Mon, Apr 01, 2013 - Page 15 News List

Beijing, Shanghai add to home curbs

NEW RESTRICTIONS:The measures come a month after China’s former premier ordered the central bank to raise down payment requirements for second mortgages

Bloomberg

China’s two biggest cities tightened rules on home purchases after the nation asked local governments to step up efforts to cool the property market.

Beijing, the capital, banned single-person households from buying more than one residence while Shanghai prohibited banks from giving credit to third-home buyers, according to the local administration Web sites.

The two cities will also enforce a 20 percent tax on capital gains from property sales.

“This will help calm people’s panic about home prices,” said Yi Xianrong (易憲容), a Beijing-based researcher at the Chinese Academy of Social Sciences, which advises the Cabinet.

“At the same time, restrictions on home purchases don’t change the fundamental demand, and it seems the new measures in Beijing are aimed more at short-term problems rather than long-term healthy development of the property market,” he added.

Home prices in the capital jumped 5.9 percent from a year earlier in February, the biggest increase in two years, the Chinese National Bureau of Statistics said on March 18.

Costs across the country rose 160 percent from 1998 to 2011, after ownership passed into private hands, government data show.

The Shanghai city administration, where new home prices in February rose 3.4 percent from a year earlier, also said it will increase down-payment requirements and interest rates for second-home mortgages.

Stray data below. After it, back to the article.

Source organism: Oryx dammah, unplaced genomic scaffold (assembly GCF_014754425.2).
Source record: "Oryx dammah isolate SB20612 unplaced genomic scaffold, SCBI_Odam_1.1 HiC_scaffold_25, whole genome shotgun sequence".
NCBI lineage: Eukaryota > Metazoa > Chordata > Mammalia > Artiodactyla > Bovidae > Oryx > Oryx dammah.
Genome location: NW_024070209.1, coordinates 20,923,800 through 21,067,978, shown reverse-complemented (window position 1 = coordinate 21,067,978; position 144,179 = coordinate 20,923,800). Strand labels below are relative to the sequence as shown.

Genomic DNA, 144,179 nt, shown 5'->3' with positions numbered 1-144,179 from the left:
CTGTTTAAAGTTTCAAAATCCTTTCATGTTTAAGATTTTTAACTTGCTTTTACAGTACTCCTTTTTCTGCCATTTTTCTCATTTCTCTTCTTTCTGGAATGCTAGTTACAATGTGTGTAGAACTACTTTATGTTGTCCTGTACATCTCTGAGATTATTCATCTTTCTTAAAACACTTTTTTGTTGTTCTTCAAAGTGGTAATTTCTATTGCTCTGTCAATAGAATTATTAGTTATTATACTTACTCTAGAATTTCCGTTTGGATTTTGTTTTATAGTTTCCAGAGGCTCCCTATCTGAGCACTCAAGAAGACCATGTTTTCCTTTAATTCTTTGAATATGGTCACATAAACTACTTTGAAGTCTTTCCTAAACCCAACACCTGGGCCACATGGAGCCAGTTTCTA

The measures come a month after former Chinese premier Wen Jiabao (溫家寶), during his last days in office, ordered the central bank to raise down payment requirements for second mortgages in cities with excessive cost gains and told local governments with the biggest price pressures to tighten home-purchase limits.

China has “very serious” property-market bubbles in some regions, Xiang Songzuo (向松祚), chief economist of Agricultural Bank of China, told a forum in Beijing on Friday.

The nation’s real-estate curbs have seen “very limited” results because the steps were meant to slow demand, while policy makers should instead focus on boosting supply, Xiang said.

The measures announced by Beijing will damp local property trading in the next six months, Hu Jinhui, vice president of Bacic & 5i5j, the city’s second-biggest real estate broker, said in a statement.

“Home prices will firstly stop rising before a possible moderation in the second half,” Hu said.

Beijing, a city of about 20 million residents, has been implementing other rules including banning residents from buying more than two homes. Shanghai has been banning unmarried non-locals from buying homes in the city.

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